GIFs and “Husband Goals”
Hubby came out to my lesson this morning as I am working with an equine nutritionist in the next few weeks to determine the optimal feed program for Knight, and I needed help taking conformation pictures and other angles of Knight (Knight’s back has changed and his saddle fit has become less than ideal. <sad face>. And he’s eating 30 pounds of hay per day plus his Purina Outlast so why is he ultra lanky?). During my lesson Mark played with settings on his Samsung Galaxy Note 8. I was impressed with the super slow motion mode and the GIFs.
The slow motion is a blessing and curse–it’s so cool to see the way Knight’s body moves: the foot falls, his back, etc. I, of course, am critical of how I look on him and am sure that I’m pounding and injuring his spine.
I thought it was cute one of the teen girls who was in the arena saw Mark taking video and pictures and said, “Husband goals.” And it was even cuter when I had to explain to Mark later, “It’s a compliment. She’s saying you’re like the ideal husband because you were there watching me ride and taking pictures.”
And now for a funny story about how my secondhand nerves interrupted my ride last Wednesday.
We’ve established that Knight is a good horse with good character. Well, the reoccurring problem he has/I have/we have is overthinking and anxiety. We’ve both gotten much better (click here to read about my most dramatic anxiety moment at our first horse show) as time has marched on.
Long story short, I realized I am my late grandmother.
I have tension over the “what ifs.”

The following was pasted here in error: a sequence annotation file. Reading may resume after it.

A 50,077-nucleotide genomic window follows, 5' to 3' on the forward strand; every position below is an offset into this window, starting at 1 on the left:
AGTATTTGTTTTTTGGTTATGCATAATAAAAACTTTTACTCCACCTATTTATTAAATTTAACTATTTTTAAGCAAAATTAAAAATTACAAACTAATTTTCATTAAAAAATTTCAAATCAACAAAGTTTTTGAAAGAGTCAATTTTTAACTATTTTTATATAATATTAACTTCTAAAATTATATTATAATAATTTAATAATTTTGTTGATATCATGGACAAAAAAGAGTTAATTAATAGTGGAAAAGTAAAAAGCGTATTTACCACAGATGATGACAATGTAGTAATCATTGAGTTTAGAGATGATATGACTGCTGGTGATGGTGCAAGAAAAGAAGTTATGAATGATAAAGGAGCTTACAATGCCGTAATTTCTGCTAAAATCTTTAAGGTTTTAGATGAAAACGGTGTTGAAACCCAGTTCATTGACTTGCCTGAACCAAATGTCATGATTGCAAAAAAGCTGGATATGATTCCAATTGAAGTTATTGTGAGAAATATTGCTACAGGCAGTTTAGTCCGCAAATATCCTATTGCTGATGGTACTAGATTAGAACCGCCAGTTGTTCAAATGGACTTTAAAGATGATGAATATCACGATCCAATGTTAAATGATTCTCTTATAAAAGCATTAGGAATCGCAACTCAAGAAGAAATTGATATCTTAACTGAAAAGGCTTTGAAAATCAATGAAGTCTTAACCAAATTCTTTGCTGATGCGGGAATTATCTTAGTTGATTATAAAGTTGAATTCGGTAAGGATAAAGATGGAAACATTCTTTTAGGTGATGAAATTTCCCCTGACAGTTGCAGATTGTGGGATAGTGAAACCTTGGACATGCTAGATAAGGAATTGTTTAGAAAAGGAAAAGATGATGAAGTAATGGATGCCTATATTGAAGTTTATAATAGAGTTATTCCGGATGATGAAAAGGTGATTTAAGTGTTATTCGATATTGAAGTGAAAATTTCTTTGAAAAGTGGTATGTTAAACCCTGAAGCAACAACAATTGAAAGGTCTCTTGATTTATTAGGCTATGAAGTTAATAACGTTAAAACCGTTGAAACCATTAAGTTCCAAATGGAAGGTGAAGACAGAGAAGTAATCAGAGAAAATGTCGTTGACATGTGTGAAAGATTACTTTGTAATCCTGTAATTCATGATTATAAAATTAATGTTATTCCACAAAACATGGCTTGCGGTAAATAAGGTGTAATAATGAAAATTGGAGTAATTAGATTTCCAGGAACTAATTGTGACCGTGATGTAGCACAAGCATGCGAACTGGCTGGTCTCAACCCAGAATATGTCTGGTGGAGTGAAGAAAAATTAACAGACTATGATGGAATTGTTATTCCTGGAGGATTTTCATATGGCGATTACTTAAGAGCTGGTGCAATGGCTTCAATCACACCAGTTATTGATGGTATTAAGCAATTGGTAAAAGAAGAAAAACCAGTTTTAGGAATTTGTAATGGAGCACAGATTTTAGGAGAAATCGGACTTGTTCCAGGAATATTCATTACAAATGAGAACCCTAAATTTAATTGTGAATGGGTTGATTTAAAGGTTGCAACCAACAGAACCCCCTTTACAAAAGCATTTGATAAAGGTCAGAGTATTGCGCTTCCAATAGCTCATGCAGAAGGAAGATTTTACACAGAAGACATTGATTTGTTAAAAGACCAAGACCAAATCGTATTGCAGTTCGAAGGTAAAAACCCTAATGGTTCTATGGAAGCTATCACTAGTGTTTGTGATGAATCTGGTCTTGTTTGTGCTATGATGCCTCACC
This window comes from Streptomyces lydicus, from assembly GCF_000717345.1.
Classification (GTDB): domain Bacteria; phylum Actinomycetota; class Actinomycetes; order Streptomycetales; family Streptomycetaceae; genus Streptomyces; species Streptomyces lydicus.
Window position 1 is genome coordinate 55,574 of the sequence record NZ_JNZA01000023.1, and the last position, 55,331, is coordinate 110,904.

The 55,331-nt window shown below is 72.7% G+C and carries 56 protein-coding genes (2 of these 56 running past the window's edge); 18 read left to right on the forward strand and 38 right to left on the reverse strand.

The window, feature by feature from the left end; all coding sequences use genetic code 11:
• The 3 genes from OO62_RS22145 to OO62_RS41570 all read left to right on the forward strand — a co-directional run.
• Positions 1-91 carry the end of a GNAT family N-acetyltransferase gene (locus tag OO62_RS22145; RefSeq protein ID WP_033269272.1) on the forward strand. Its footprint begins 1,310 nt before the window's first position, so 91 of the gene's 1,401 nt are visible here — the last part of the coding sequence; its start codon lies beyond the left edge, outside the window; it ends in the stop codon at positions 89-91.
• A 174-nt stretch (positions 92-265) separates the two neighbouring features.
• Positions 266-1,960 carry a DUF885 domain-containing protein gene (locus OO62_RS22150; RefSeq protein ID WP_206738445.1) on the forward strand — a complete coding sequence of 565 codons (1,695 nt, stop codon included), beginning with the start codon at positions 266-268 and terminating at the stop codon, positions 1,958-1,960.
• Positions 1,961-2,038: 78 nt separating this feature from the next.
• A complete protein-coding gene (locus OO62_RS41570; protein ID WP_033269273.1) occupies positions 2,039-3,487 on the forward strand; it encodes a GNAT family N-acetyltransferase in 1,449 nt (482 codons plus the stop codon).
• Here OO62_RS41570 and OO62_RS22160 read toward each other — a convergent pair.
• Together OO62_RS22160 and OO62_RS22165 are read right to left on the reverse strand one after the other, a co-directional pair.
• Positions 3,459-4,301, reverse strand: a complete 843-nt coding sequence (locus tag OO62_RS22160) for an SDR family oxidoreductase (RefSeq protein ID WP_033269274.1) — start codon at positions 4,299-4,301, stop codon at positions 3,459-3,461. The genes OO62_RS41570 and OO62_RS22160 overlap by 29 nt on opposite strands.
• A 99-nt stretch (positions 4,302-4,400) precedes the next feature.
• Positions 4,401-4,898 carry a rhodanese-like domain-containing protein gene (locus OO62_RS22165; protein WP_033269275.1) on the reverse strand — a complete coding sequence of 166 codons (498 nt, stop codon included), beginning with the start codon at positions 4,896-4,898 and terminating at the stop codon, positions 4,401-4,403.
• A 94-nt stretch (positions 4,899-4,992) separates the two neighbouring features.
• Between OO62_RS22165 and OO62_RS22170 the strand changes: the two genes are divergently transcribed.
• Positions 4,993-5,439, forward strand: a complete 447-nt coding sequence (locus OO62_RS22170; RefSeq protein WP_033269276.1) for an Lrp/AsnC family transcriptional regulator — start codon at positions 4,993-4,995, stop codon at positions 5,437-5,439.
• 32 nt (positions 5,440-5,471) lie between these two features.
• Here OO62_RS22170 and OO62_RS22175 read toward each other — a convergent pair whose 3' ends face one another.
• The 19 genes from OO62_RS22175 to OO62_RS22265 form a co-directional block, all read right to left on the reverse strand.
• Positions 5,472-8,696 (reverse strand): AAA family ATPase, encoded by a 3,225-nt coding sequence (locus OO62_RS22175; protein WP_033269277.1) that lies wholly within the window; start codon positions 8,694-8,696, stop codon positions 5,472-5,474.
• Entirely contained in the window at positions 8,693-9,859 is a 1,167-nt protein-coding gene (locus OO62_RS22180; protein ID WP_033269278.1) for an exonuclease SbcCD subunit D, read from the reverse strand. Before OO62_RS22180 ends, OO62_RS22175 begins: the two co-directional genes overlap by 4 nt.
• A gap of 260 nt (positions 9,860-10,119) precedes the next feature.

Actually, I am probably more sensitive than my Thoroughbred. (An old friend warned hubby about this flaw–“She’s very sensitive,” when we got engaged).
Without getting into all the details, on Wednesday I was having a fantastic lesson doing all the flat work things. Tangent: Someone needs to design a T-shirt that says “I adore poles and Xs.”
Anyway, my friend was cruising around on her gelding and he started being a little naughty. Actually, maybe more than a little. He stopped at a fence. Same fence twice.
There were some stern words shouted and some tough, cowgirl-esque riding to get the horse to make good decisions.
Knight was fine, but I was worried about my friend. Out of the corner of my eye I saw her horse spinning in a circle in the middle of a one-stride.
I tried to shut it out of my existence and just keep trotting along. But as I felt my anxiety hovering over me thinking, “_______(insert name of horse), don’t kill my friend!” Knight sped up and his head started to elevate.
I worried first and then he started to worry.
We worked through it as I tried to shut out the curiosity of wanting to know how my friend was faring. I intentionally focused back on us. He started to relax. As he relaxed, I relaxed. And when my friend’s horse jumped like a good boy, we relaxed a little more.
When both the horse and human I care about peacefully left the arena in one piece, we went back to work. In a relaxed fashion.
To summarize, we’ve had some great rides in the last few months, are eager to return to our barn home and have more great rides and hopefully a few shows.
Leave a Comment: Do you worry from the saddle? How do you ignore what’s going on with other people and horses and maintain strong focus on you and your horse? OR weigh in on cribbing collars. Thanks for sharing!
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If you hang out on social media, you can find my Thoroughbred Knight and me on Instagram, Facebook, Twitter and Pinterest. Come trot along with us! (We spend a lot of time on Instagram–for the record.)